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Unfeeling by Ian Holding
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Unfeeling (edition 2008)

by Ian Holding (Author)

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773260,526 (4.05)8
Davey is in the attic when the militia comes. At 16, he's almost the man his father wants him to be, and almost the child he was. Locked in shock, he is barely aware that, beneath him, his parents have been murdered and his family's farm, Edenfields, "reclaimed". The neighbouring farmers - his parents's closest friends - take him in and try to care for him, try to bring him back into their community of normality: the club, the church and after a few weeks, his boarding school. They try to cope. But Davey is on a different path. One night he escapes from his school and embarks on a harrowing, terrifying journey across Africa, home to Edenfields, looking for redemption.… (more)
Member:donerj
Title:Unfeeling
Authors:Ian Holding (Author)
Info:Key Porter Books (2008), 256 pages
Collections:downtown, Your library
Rating:
Tags:fiction, downtown

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Unfeeling by Ian Holding

Africa (354)
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strongly written showing a love of the African landscape. Novel captures the moral and socially complex issues of the farning community in africa. Davey comes back to Edenfiled to avenge his parents murder that he had witnessed. ( )
  Smits | Jul 2, 2012 |
Unfeeling is the story of 16-year-old Davey Baker, who witnesses his parents' murder. The government of the newly-independent African country he lives in has implemented a policy of farm reclamation from its white citizens. After witnessing the crime, Davey has to come to terms with it, as does the community of white farmers who rally around him.

This is a well written, fast flowing novel that really hits you with the senseless violence both black and white citizens are forced to live with. It is shocking, and touching at the same time.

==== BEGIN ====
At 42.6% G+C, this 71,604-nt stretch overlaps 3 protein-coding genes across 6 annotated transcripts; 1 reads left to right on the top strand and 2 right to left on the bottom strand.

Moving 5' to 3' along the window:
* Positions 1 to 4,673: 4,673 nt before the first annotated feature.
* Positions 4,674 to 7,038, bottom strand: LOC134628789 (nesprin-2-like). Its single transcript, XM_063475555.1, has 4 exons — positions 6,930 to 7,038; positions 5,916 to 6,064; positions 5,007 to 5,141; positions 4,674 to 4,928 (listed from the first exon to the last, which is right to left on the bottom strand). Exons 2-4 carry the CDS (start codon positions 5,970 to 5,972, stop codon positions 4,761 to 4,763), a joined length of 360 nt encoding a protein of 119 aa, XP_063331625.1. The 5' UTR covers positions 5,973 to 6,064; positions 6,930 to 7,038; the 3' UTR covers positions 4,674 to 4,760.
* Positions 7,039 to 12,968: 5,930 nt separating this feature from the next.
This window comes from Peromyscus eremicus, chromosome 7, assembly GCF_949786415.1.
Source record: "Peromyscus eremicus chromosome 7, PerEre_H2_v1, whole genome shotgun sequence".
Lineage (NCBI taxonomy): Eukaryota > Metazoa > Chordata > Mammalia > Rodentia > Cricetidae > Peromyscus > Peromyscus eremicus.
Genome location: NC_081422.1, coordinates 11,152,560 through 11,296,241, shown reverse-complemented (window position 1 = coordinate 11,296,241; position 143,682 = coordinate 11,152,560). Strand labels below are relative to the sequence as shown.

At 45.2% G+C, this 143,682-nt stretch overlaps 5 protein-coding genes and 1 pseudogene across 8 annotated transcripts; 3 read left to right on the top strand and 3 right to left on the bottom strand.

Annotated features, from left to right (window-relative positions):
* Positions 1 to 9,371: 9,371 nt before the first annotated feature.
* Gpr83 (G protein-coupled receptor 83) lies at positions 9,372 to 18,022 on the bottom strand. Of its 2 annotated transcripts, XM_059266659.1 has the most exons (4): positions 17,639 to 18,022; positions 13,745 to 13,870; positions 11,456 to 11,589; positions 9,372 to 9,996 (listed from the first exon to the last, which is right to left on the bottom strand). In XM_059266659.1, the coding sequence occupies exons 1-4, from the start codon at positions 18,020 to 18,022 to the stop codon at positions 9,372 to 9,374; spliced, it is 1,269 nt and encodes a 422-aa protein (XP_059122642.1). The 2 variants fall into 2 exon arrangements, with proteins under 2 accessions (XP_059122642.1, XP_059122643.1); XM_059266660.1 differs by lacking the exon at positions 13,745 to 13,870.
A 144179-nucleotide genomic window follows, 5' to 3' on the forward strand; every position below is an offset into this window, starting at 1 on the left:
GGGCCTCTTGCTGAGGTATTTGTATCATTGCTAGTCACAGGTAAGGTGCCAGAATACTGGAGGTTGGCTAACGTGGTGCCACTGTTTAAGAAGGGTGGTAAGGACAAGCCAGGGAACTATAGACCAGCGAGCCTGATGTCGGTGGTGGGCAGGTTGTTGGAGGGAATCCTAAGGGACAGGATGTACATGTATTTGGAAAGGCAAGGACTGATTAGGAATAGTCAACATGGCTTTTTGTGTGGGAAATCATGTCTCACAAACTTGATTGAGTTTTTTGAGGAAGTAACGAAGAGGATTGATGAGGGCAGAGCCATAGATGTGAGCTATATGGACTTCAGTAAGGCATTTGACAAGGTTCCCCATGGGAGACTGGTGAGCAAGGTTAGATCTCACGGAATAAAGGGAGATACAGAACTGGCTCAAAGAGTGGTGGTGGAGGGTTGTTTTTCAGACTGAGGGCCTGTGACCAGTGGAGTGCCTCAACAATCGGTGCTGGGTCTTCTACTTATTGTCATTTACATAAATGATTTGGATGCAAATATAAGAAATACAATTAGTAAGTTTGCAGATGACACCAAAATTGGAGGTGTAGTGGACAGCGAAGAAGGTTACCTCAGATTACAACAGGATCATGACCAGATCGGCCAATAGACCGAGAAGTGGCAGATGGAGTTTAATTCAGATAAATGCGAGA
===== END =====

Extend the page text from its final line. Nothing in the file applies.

It is written from the perspective of the white farmers; while I sympathized with them for the loss of farms they had owned for generations, I was also disturbed by the racist views they held. ( )
  LynnB | Mar 8, 2008 |
Reading "Unfeeling" by Ian Holding awoke feelings of dread, fear, anger, pain and nostalgia within me. It felt a bit like being at a horror movie where I could only bear to watch through my fingers.
This novel is by a young teacher who lives and works in Harare. The story is set in an unnamed African country, but it is very obviously Zimbabwe.

A 16 year-old boy is the sole survivor of a brutal attack on his family’s farm in which both his parents have been hacked to death. The farm, the largest in the region, is highly productive and supports a community of local workers but it has been scheduled for land reclamation by the government. It had originally been carved from virgin bush by Davey’s great-grandfather 100 years previously. The neighbouring farmer and his wife, are close family friends and they take Davey in. The local farming community is shocked and horrified by the attack, but cannot bear to deal with Davey’s pain and guilt. There is an underlining feeling that it would have been better if he had died too. Within a fortnight of the attack Davey is sent back to his boarding school (most farmers’ children in central Africa have to attend boarding schools as the distances are so great that local schools are not feasible). Back at school he struggles with his grief and develops a desire to avenge his parents. Eventually he runs away from the school and makes his way back to the farm, a dangerous journey which connects him with a variety people who view what is happening in the country in different ways. The couple who are in loco parentis rescue him again, and are under the impression he has done something terrible to the political fat cat who has appropriated the farm, other local white farmer join forces to try and cover up what he has done in case it rebounds on them all however it turns out that something very different has happened, and the reader is left with a picture of both the white and black communities awaiting the inevitable with foreboding.

What a waste, what devastation, what starvation, alienation, disease and poverty have followed from the deluded, grasping policies of Mugabwe and his henchmen. My heart bleeds for Zimbabwe and its people. ( )
1 vote herschelian | Oct 9, 2006 |
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The boy with emerald eyes everyone calls Davey sits on the veranda of Aunt Marsha's farmhouse, hugging his knees in the searing morning sun.
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Davey is in the attic when the militia comes. At 16, he's almost the man his father wants him to be, and almost the child he was. Locked in shock, he is barely aware that, beneath him, his parents have been murdered and his family's farm, Edenfields, "reclaimed". The neighbouring farmers - his parents's closest friends - take him in and try to care for him, try to bring him back into their community of normality: the club, the church and after a few weeks, his boarding school. They try to cope. But Davey is on a different path. One night he escapes from his school and embarks on a harrowing, terrifying journey across Africa, home to Edenfields, looking for redemption.

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